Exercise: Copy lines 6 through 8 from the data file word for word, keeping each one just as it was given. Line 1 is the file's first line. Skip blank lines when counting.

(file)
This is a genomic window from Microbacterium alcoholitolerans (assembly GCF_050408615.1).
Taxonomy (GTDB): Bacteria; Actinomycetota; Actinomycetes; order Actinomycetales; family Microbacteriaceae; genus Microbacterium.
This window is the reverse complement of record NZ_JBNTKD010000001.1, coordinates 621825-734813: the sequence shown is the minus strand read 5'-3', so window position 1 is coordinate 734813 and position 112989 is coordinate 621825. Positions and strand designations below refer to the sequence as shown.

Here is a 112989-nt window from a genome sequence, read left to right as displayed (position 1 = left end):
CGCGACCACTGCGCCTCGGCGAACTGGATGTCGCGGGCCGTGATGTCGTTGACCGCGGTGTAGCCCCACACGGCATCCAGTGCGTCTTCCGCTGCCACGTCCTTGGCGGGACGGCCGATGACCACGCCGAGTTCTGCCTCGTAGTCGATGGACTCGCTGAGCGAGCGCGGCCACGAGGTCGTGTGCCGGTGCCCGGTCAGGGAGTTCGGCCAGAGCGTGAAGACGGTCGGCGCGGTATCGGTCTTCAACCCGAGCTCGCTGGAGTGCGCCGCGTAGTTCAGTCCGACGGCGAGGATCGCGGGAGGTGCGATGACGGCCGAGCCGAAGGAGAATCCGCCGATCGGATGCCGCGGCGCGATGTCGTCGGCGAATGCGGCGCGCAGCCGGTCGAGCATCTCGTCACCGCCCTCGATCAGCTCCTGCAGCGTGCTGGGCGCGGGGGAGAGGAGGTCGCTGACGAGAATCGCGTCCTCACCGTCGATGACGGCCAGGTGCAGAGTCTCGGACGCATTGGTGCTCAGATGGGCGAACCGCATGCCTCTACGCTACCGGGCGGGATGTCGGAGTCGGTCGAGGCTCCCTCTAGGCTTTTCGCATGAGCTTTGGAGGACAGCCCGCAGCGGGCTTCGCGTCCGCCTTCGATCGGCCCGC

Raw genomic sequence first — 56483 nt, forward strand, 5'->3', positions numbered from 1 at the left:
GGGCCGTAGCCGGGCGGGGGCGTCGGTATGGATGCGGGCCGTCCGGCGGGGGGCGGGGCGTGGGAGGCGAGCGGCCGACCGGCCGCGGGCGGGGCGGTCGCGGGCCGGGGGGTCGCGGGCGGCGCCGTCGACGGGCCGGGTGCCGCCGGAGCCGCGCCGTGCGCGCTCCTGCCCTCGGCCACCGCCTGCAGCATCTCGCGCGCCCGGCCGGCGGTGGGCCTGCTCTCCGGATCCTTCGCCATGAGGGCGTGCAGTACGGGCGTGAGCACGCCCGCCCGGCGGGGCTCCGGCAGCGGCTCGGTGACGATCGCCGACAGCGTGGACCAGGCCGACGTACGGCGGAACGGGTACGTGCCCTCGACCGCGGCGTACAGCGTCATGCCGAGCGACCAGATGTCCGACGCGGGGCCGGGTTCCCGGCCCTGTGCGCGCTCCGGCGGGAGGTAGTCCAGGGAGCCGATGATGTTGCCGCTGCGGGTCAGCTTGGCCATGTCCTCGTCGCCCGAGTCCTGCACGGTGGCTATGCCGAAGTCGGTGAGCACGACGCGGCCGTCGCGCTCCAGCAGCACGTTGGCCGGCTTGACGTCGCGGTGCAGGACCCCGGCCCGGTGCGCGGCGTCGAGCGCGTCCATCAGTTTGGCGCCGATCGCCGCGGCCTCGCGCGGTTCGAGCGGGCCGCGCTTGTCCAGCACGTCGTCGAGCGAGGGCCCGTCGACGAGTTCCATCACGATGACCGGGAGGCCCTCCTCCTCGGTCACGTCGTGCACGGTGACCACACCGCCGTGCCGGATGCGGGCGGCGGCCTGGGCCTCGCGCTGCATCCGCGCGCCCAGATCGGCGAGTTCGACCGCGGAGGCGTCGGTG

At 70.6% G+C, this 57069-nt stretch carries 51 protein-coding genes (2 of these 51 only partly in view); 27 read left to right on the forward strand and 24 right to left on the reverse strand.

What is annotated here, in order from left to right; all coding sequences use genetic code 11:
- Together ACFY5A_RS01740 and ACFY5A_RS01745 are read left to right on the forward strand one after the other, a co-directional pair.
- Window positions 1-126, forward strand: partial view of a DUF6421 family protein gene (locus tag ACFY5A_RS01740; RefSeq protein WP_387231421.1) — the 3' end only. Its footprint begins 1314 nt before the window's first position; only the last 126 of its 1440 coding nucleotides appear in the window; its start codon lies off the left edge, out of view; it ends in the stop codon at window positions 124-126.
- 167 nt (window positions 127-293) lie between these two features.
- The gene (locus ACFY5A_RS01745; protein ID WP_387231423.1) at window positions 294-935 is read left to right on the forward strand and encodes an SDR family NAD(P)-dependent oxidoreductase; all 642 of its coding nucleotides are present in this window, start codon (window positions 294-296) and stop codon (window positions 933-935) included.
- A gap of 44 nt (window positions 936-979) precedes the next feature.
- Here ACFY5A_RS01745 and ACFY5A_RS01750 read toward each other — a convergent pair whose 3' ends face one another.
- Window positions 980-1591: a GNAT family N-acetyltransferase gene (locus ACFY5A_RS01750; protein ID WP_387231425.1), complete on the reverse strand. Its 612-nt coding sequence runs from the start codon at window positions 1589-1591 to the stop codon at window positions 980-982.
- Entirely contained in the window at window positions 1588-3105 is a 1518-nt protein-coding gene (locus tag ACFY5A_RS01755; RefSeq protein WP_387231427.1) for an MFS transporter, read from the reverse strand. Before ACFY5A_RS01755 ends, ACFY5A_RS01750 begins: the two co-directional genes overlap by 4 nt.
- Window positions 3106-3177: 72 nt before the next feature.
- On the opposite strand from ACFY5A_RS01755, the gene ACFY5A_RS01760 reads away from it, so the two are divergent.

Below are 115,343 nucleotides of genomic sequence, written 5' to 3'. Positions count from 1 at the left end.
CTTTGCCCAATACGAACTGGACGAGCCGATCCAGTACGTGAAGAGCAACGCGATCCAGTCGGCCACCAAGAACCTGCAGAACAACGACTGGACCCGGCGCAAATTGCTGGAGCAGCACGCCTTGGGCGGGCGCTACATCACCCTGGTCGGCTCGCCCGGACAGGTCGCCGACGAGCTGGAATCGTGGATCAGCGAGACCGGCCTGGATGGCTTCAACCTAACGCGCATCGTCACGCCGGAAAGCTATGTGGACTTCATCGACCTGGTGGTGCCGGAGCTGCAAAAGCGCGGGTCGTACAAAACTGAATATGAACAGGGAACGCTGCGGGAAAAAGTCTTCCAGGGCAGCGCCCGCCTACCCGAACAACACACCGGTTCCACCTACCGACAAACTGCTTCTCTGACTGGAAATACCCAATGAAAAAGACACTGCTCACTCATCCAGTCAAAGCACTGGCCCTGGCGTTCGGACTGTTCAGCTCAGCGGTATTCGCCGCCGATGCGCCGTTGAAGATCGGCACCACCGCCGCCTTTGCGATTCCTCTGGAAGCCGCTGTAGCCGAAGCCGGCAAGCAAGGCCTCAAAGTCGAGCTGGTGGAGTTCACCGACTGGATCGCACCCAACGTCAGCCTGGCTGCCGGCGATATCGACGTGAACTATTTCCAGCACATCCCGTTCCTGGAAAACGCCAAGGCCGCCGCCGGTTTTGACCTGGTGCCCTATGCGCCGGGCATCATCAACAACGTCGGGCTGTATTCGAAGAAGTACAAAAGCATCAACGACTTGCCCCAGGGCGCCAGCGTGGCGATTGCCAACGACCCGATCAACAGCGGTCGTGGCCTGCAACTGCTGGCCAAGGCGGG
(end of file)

Raw genomic sequence first — 56483 nt, forward strand, 5'->3', positions numbered from 1 at the left:
GGGCCGTAGCCGGGCGGGGGCGTCGGTATGGATGCGGGCCGTCCGGCGGGGGGCGGGGCGTGGGAGGCGAGCGGCCGACCGGCCGCGGGCGGGGCGGTCGCGGGCCGGGGGGTCGCGGGCGGCGCCGTCGACGGGCCGGGTGCCGCCGGAGCCGCGCCGTGCGCGCTCCTGCCCTCGGCCACCGCCTGCAGCATCTCGCGCGCCCGGCCGGCGGTGGGCCTGCTCTCCGGATCCTTCGCCATGAGGGCGTGCAGTACGGGCGTGAGCACGCCCGCCCGGCGGGGCTCCGGCAGCGGCTCGGTGACGATCGCCGACAGCGTGGACCAGGCCGACGTACGGCGGAACGGGTACGTGCCCTCGACCGCGGCGTACAGCGTCATGCCGAGCGACCAGATGTCCGACGCGGGGCCGGGTTCCCGGCCCTGTGCGCGCTCCGGCGGGAGGTAGTCCAGGGAGCCGATGATGTTGCCGCTGCGGGTCAGCTTGGCCATGTCCTCGTCGCCCGAGTCCTGCACGGTGGCTATGCCGAAGTCGGTGAGCACGACGCGGCCGTCGCGCTCCAGCAGCACGTTGGCCGGCTTGACGTCGCGGTGCAGGACCCCGGCCCGGTGCGCGGCGTCGAGCGCGTCCATCAGTTTGGCGCCGATCGCCGCGGCCTCGCGCGGTTCGAGCGGGCCGCGCTTGTCCAGCACGTCGTCGAGCGAGGGCCCGTCGACGAGTTCCATCACGATGACCGGGAGGCCCTCCTCCTCGGTCACGTCGTGCACGGTGACCACACCGCCGTGCCGGATGCGGGCGGCGGCCTGGGCCTCGCGCTGCATCCGCGCGCCCAGATCGGCGAGTTCGACCGCGGAGGCGTCGGTG

At 70.6% G+C, this 57069-nt stretch carries 51 protein-coding genes (2 of these 51 only partly in view); 27 read left to right on the forward strand and 24 right to left on the reverse strand.